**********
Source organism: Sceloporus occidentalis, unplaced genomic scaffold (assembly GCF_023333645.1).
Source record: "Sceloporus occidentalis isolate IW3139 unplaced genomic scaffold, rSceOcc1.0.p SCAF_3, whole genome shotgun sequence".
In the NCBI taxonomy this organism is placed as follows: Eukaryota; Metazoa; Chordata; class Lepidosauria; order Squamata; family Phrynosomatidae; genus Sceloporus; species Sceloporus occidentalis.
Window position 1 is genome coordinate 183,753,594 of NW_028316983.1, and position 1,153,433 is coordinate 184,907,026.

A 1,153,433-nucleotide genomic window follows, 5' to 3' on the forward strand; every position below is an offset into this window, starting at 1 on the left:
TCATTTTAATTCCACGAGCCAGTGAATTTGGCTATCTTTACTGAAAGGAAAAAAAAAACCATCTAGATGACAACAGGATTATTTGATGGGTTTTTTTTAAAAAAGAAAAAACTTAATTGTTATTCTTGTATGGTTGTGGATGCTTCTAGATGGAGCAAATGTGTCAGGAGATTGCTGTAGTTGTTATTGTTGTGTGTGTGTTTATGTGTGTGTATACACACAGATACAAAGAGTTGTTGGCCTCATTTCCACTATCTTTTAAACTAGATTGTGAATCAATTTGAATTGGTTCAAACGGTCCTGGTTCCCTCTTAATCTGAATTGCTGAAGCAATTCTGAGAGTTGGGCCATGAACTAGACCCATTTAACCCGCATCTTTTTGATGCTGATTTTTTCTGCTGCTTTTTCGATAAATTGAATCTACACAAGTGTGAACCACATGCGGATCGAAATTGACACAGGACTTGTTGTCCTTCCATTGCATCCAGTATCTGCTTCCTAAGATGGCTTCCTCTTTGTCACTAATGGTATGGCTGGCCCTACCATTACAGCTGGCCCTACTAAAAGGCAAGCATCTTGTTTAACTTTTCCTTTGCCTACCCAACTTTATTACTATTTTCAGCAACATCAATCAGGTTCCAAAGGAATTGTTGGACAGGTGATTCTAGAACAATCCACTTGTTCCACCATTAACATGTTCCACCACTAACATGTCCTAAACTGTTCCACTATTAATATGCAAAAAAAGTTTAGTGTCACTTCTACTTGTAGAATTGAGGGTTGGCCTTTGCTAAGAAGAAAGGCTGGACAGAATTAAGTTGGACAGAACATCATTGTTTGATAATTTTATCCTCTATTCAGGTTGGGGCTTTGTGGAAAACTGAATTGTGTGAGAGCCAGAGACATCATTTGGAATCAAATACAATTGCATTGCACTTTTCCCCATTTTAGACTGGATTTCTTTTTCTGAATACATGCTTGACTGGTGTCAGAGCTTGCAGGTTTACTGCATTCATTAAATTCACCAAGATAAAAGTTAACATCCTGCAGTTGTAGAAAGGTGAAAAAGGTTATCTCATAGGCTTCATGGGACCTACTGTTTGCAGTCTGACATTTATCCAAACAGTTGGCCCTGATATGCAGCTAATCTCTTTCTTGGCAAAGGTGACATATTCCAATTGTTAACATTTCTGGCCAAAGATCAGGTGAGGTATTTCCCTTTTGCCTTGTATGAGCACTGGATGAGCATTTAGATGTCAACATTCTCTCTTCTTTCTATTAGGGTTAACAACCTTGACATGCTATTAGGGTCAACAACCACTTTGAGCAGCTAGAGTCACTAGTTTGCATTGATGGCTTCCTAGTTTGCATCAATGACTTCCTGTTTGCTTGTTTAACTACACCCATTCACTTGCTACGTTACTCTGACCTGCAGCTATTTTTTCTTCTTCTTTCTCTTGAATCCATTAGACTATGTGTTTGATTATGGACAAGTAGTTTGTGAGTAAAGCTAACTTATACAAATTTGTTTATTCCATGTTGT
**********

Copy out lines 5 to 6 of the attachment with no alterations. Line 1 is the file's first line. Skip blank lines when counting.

A 1,153,433-nucleotide genomic window follows, 5' to 3' on the forward strand; every position below is an offset into this window, starting at 1 on the left:
TCATTTTAATTCCACGAGCCAGTGAATTTGGCTATCTTTACTGAAAGGAAAAAAAAAACCATCTAGATGACAACAGGATTATTTGATGGGTTTTTTTTAAAAAAGAAAAAACTTAATTGTTATTCTTGTATGGTTGTGGATGCTTCTAGATGGAGCAAATGTGTCAGGAGATTGCTGTAGTTGTTATTGTTGTGTGTGTGTTTATGTGTGTGTATACACACAGATACAAAGAGTTGTTGGCCTCATTTCCACTATCTTTTAAACTAGATTGTGAATCAATTTGAATTGGTTCAAACGGTCCTGGTTCCCTCTTAATCTGAATTGCTGAAGCAATTCTGAGAGTTGGGCCATGAACTAGACCCATTTAACCCGCATCTTTTTGATGCTGATTTTTTCTGCTGCTTTTTCGATAAATTGAATCTACACAAGTGTGAACCACATGCGGATCGAAATTGACACAGGACTTGTTGTCCTTCCATTGCATCCAGTATCTGCTTCCTAAGATGGCTTCCTCTTTGTCACTAATGGTATGGCTGGCCCTACCATTACAGCTGGCCCTACTAAAAGGCAAGCATCTTGTTTAACTTTTCCTTTGCCTACCCAACTTTATTACTATTTTCAGCAACATCAATCAGGTTCCAAAGGAATTGTTGGACAGGTGATTCTAGAACAATCCACTTGTTCCACCATTAACATGTTCCACCACTAACATGTCCTAAACTGTTCCACTATTAATATGCAAAAAAAGTTTAGTGTCACTTCTACTTGTAGAATTGAGGGTTGGCCTTTGCTAAGAAGAAAGGCTGGACAGAATTAAGTTGGACAGAACATCATTGTTTGATAATTTTATCCTCTATTCAGGTTGGGGCTTTGTGGAAAACTGAATTGTGTGAGAGCCAGAGACATCATTTGGAATCAAATACAATTGCATTGCACTTTTCCCCATTTTAGACTGGATTTCTTTTTCTGAATACATGCTTGACTGGTGTCAGAGCTTGCAGGTTTACTGCATTCATTAAATTCACCAAGATAAAAGTTAACATCCTGCAGTTGTAGAAAGGTGAAAAAGGTTATCTCATAGGCTTCATGGGACCTACTGTTTGCAGTCTGACATTTATCCAAACAGTTGGCCCTGATATGCAGCTAATCTCTTTCTTGGCAAAGGTGACATATTCCAATTGTTAACATTTCTGGCCAAAGATCAGGTGAGGTATTTCCCTTTTGCCTTGTATGAGCACTGGATGAGCATTTAGATGTCAACATTCTCTCTTCTTTCTATTAGGGTTAACAACCTTGACATGCTATTAGGGTCAACAACCACTTTGAGCAGCTAGAGTCACTAGTTTGCATTGATGGCTTCCTAGTTTGCATCAATGACTTCCTGTTTGCTTGTTTAACTACACCCATTCACTTGCTACGTTACTCTGACCTGCAGCTATTTTTTCTTCTTCTTTCTCTTGAATCCATTAGACTATGTGTTTGATTATGGACAAGTAGTTTGTGAGTAAAGCTAACTTATACAAATTTGTTTATTCCATGTTGT